Hall County’s economy has had its ups and downs through its history, with disasters striking and industries opening or closing.
Often cited are the tornadoes of 1903 and 1936 that not only killed hundreds but also set the economy back for a time. Then there are those significant announcements about new industries coming, particularly Gainesville and New Holland textile mills and the Chicopee Manufacturing Corp. model village.
Predating those and not as well known was the closing of a large manufacturer of shoes, J.G. Hynds Mfg. Co. It is said to have employed hundreds in a three-story building that covered half a block on what was then West Broad and Maple streets. John A. Smith was called by a local newspaper as the genius behind the enterprise, which also included a tannery, planing mill and retail store.
Unfortunately, the plant closed, leaving hundreds out of work. It was the major employer at the time, and Gainesville felt a slump in the economy for a while afterward. Another shoe factory on South Main Street, Finger and Shelley, took up some slack, but eventually closed, too. H.J. Brandon also had a harness factory in the vicinity.
Dr. J.H. Downey is a well-known name in Hall County history. He came to Gainesville as the doctor for the Pacolet textile mill at New Holland. He started the hospital that bore his name on what was then Sycamore Street, now E.E. Butler Parkway. A street that runs by the present Northeast Georgia Medical Center bears his name, Downey Boulevard.
The hospital he built was considered one of the most modern in the state at the time, and the first of any significance between Atlanta and Greenville, S.C. He also invented a fracture table, which helped patients recover faster and more comfortably from broken lower limbs.
All of that is pretty well known, but lesser known is his romance with his eventual bride, Lillie Farrara. The future Mrs. Downey was a nurse who helped Dr. Downey when he came to the aid of victims in the 1903 tornado that struck Gainesville Mill and the New Holland Mill village.
They began to see each other outside of work and married in Atlanta in November the same year. She became immediately involved in Hall County civic life and is credited with starting a library in the basement of Grace Episcopal Church, and it eventually became Hall County Library.
We have Eastern Standard Time and daylight saving time nowadays. Some remember during World War II Eastern War Time. It lasted till after the war, officially ending in September 1945, when Eastern Standard Time resumed.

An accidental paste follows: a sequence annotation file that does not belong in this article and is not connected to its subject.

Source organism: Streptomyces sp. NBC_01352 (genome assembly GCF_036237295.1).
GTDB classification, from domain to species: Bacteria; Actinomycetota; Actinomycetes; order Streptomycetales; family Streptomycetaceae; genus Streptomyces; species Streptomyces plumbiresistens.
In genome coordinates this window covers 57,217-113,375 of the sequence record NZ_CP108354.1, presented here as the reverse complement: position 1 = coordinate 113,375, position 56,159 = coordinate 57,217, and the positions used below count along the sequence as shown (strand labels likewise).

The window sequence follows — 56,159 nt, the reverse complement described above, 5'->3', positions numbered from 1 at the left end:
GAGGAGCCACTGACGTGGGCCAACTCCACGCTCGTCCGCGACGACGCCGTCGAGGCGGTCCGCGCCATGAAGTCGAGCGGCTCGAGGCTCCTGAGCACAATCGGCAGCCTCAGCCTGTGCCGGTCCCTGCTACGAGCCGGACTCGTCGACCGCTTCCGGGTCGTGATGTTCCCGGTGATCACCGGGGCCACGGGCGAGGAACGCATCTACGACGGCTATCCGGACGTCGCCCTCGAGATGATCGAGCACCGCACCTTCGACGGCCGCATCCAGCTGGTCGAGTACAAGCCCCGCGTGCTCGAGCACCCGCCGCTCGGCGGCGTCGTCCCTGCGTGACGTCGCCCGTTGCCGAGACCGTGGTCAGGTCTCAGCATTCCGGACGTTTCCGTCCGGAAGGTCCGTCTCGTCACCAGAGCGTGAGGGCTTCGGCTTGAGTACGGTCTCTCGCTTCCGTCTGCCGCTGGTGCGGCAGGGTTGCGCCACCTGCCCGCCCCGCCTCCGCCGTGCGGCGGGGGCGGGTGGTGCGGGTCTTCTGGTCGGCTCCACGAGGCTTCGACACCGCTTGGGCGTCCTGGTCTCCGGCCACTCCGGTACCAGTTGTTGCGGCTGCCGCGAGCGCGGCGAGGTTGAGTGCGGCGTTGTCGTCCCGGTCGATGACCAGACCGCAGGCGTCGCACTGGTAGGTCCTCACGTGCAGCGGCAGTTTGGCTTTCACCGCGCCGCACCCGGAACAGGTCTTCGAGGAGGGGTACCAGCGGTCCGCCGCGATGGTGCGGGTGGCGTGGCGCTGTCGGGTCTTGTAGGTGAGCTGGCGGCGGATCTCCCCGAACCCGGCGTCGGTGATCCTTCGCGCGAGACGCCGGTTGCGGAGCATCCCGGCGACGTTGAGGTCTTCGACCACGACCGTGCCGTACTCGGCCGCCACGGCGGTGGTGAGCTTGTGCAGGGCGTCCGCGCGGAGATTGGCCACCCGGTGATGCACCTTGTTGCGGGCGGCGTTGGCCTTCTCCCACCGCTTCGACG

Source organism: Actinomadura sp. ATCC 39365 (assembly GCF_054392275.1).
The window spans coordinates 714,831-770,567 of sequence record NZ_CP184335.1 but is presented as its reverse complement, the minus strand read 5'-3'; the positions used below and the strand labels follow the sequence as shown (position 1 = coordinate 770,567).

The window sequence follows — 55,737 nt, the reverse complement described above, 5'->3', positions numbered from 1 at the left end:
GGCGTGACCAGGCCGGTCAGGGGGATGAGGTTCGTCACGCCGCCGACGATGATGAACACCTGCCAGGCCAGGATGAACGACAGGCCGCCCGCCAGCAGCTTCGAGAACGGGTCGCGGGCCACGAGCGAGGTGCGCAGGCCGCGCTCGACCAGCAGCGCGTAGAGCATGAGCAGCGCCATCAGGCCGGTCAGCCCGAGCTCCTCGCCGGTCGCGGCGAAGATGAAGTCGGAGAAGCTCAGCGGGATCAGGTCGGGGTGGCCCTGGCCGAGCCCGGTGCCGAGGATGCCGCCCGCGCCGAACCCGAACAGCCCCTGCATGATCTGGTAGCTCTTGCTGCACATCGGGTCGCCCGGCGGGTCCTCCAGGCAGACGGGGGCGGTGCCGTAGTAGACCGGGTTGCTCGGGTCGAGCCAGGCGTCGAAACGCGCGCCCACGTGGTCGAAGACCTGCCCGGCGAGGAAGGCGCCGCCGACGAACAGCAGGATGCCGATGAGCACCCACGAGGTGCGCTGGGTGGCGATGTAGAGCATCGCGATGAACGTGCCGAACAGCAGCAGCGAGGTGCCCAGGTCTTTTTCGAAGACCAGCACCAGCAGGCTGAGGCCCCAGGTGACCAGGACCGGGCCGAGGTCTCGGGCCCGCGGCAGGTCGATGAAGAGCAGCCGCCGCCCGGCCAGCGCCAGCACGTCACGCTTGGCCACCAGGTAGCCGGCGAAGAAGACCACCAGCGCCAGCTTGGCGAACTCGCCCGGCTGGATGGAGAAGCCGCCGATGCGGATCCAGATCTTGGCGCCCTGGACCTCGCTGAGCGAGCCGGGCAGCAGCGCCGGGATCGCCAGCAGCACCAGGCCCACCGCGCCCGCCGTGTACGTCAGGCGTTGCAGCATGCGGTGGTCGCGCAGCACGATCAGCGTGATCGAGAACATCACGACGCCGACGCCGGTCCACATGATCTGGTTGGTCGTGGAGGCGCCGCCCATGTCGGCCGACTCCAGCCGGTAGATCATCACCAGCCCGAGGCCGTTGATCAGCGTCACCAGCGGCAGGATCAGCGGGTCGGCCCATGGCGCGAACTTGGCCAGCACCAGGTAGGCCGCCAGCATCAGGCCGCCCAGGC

Those who lived during that war also might remember Civil Defense drills, blackouts and rationing. Gainesville’s first blackout drill in World War II was in February 1943. Besides all businesses, industries and residences dousing their lights, all vehicle traffic came to a halt, headlights extinguished, of course. H.E. Terrell was Civil Defense director at the time and reported a successful blackout all over the county.
Lights were slow to come on anyway in rural areas because electricity was scarce until about the beginning of the war. It wasn’t until 1939 that the Rural Electrification Administration allowed Jackson Electric Membership Corp. to string 224 miles of lines in the area. JEMC did it with $212,000, dousing kerosene lanterns and wood stoves for thousands in Hall, Gwinnett, Jackson and Lumpkin counties.
Electricity in rural areas came during the Franklin D. Roosevelt presidency, whose New Deal programs helped bring the country out of the Great Depression. Despite being elected to an unprecedented four terms, FDR sometimes is criticized for programs that some say led the country toward its present financial predicament. He is characterized as a big spender, yet for his fourth inaugural, he displayed an economy of words, only 500 in his inauguration speech, but more amazingly used only a 10th of the $25,000 budgeted for the occasion.
We complain about taxes today as sometimes it seems governments at all levels look at ways to slip another one by us. Gainesville enacted a tax for a while in its early days that surely was onerous and discriminatory. It charged a $3 “street tax” for every male ages 16 to 50. Females were graciously excluded.
Johnny Vardeman is retired editor of The Times and can be reached at 2183 Pinetree Circle NE, Gainesville, GA 30501. His column appears Sundays and at gainesvilletimes.com/johnny.